It’s pretty well established that carrots and their inherent nutrients are good for your eyeballs. In fact, a complete lack of vitamin A will devastate your corneas, and just a little bit of vitamin A deficiency will dry your peepers out. Beta carotene can also help improve your night vision because vitamin A assists the eyes in converting low light into “easy-to-think” brain signals.
But a study released earlier this month, found that carrots may significantly lower the risk of age-related macular degeneration (ARMD), the most common and severe cause of vision loss in people over sixty.
Researchers from the hallowed halls of Harvard U followed 100,000 people over the age of fifty for twenty-five years and learned that folks who chowed down on the highest levels of the carotenoids zeaxanthin and lutein had a forty percent lower risk of developing the advanced form of ARMD than those who ate the fewest carotenoids. They also found that people who were getting alpha-carotene, beta-carotene and beta-cryptoxanthin in great amounts lowered their risk of AMRD by twenty-five to thirty-five percent when compared to people who didn’t eat that stuff so much.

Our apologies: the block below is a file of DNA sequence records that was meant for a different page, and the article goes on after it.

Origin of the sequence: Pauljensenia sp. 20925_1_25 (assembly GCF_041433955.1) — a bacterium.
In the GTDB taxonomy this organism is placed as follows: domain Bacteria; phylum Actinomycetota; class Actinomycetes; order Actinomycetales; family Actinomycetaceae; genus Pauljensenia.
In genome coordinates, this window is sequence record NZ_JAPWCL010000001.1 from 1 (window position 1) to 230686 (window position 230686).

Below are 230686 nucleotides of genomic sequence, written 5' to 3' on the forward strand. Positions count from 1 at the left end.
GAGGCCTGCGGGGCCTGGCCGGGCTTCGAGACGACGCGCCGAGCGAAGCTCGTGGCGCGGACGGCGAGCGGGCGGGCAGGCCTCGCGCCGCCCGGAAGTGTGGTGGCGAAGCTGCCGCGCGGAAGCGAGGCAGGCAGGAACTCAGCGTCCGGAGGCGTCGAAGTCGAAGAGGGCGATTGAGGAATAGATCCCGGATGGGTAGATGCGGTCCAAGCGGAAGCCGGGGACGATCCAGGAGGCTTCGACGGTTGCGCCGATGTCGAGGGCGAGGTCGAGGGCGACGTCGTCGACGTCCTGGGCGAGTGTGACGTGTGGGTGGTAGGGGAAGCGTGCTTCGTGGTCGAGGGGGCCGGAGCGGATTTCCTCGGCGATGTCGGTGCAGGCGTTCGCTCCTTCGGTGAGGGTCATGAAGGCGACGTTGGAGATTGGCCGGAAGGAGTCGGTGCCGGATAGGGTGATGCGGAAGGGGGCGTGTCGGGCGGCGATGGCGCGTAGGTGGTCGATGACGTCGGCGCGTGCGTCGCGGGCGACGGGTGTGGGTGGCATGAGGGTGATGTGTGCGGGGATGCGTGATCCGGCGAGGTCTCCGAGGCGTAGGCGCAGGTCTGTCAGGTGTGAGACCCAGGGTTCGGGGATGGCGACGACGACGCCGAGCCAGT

Researchers accredit lutein and zeaxanthin for these positive benefits due to their ability to protect the macular of the eye by acting as antioxidants that filter out damaging blue light and defending cells from free radical damage.
You’ll find plenty of carotenoids in Just Carrots.